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Self-Knowledge: Melancholy


The Tragedy of Birth

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It is common, on meeting with one of these packages with a bonnet on its head, its small body wrapped tightly in a blanket, to marvel at the exceptional beauty and perfection on display.

Photo by Jimmy Conover on Unsplash

We look at the tightly closed eyes and wonder what mysterious regions this wizard might be travelling through in its mind. It seems at once to know nothing and everything, as if it contains within itself a trace of the wisdom of all ages; it looks both terribly young and infinitely old, totally naive and boundlessly knowledgeable. It has been pulled as if by magic out of the realm of slumbering souls, it was – only a few months before – in existence only as scattered atoms that might have reached the earth from exploding stars in the early days of the universe. Now it has taken shape as a unique being – with neat, folded eyelids and a soft downy head – that might be extinguished only in a hundred years. 

We may be moved but there would – at the same time – be so many reasons to be extremely concerned and not a bit tearful as well. Our young friend is preparing to enter a world that ravages all who have ever been impudent enough to step into it, a world in which its own needs and wants will not figure highly on any stranger’s list of concerns, in which it will soon enough be told to grow up and stop pitying itself, in which it will have to earn its keep by competing ruthlessly with its peers, in which those it loves will seldom love it back as intently as it longs, in which it will be the target of envy and backbiting, in which it will struggle to understand itself, in which it will mess up key decisions – and in which it will never again enjoy the peace and comfort of those early tightly swaddled days.

Before it can be at true rest once more, this brave warrior’s heart will beat some four billion times, it will be humiliated, it will be ignored, it will want to die, it will cry out in agony and feel forsaken. It will be in lonely hotel rooms awake in the early hours, terrified of what the future will bring, or lie next to people it wants to separate from but acutely doesn’t want to hurt. It will write imploring letters to people begging for mercy. It will knock at the doors of loved ones who don’t want to answer. It will struggle to make itself understood by family members. It will have to drag itself out of bed for another day in a job that crushes its spirit. It will have arguments with spouses who are in no mood to see things from its point of view. It will feel nostalgic for its younger self and remember with bittersweetness its promising, encouraging beginnings; those badges it won at school, the excitement at the end of its exams, those early summers by the beach – against which the later disappointments stand out so starkly.

Its parents are likely to badly want that this little life go extremely well – but how little agency they ultimately possess against the multiple horrors waiting outside the nursery door; how much they will have to stand back helplessly and watch fate do its worst. They can for a few years make sure that there is a kiss every evening, that the lunchbox has some apple slices and favourite tuna sandwiches and that there is help with homework and tying shoelaces, but soon enough, the child will have to make its way unaided and there will be no chance to stop any of the blows or tears.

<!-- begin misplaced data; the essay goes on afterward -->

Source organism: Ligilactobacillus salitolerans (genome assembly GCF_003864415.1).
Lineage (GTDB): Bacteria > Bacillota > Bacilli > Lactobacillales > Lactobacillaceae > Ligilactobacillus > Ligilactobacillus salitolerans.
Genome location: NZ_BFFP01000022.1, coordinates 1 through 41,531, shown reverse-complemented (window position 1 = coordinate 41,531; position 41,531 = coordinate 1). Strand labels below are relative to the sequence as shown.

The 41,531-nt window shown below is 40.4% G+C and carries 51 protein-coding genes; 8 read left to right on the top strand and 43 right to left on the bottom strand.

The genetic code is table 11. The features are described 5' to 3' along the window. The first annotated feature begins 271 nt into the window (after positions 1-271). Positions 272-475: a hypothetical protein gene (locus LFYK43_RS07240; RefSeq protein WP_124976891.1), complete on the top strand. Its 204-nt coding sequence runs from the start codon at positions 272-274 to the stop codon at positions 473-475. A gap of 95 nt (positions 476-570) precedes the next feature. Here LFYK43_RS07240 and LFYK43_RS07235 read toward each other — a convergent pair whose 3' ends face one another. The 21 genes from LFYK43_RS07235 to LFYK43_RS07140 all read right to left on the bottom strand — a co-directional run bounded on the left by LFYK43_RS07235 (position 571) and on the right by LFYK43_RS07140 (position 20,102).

The Christian tradition painted a lot of mothers and babies but – unlike much of the modern rigmarole around kids – the religion stood out for bathing both parent and child in an atmosphere of sadness. In altar pieces, typically, a thoughtful Jesus sits on Mary’s lap, gazing upwards, playing with her hair or looking at the pages of a holy book and she looks down at him or over into the distance with an air of deep melancholy. She seems to be under no illusions about what life has in store, she senses that this child won’t get through without agony; her love for him is a source of terrible pain because his suffering will automatically become hers. Already in the nursery, there is an apprehension of the martyrdom on Calvary. Life is at once a gift to be celebrated and, at the same time, an unmitigated tragedy. That – these paintings tell us – is the human lot.

Rogier van der Weyden, Virgin and Child (Durán Madonna), c. 1435-8

We may not ourselves be directly headed for a Crucifixion outside Jerusalem, but – as the Christian story makes clear – we will are all likely to suffer in ways that lack justice or proportion and that will leave any loving parent distressed and terrified at what they had done to us by bringing someone to life. We have done nothing especially wrong – other than being born and yet that will be enough to merit ample, devilish punishment.

The Ancient Greek historian Herodotus observed with approval that the Thracian peoples were in the habit of celebrating at funerals and, conversely, of weeping at births. If we were more clear-eyed or simply less taken in by the smiles of young ones, we might have the courage to follow these sombre realists in their prescient lamentations. 

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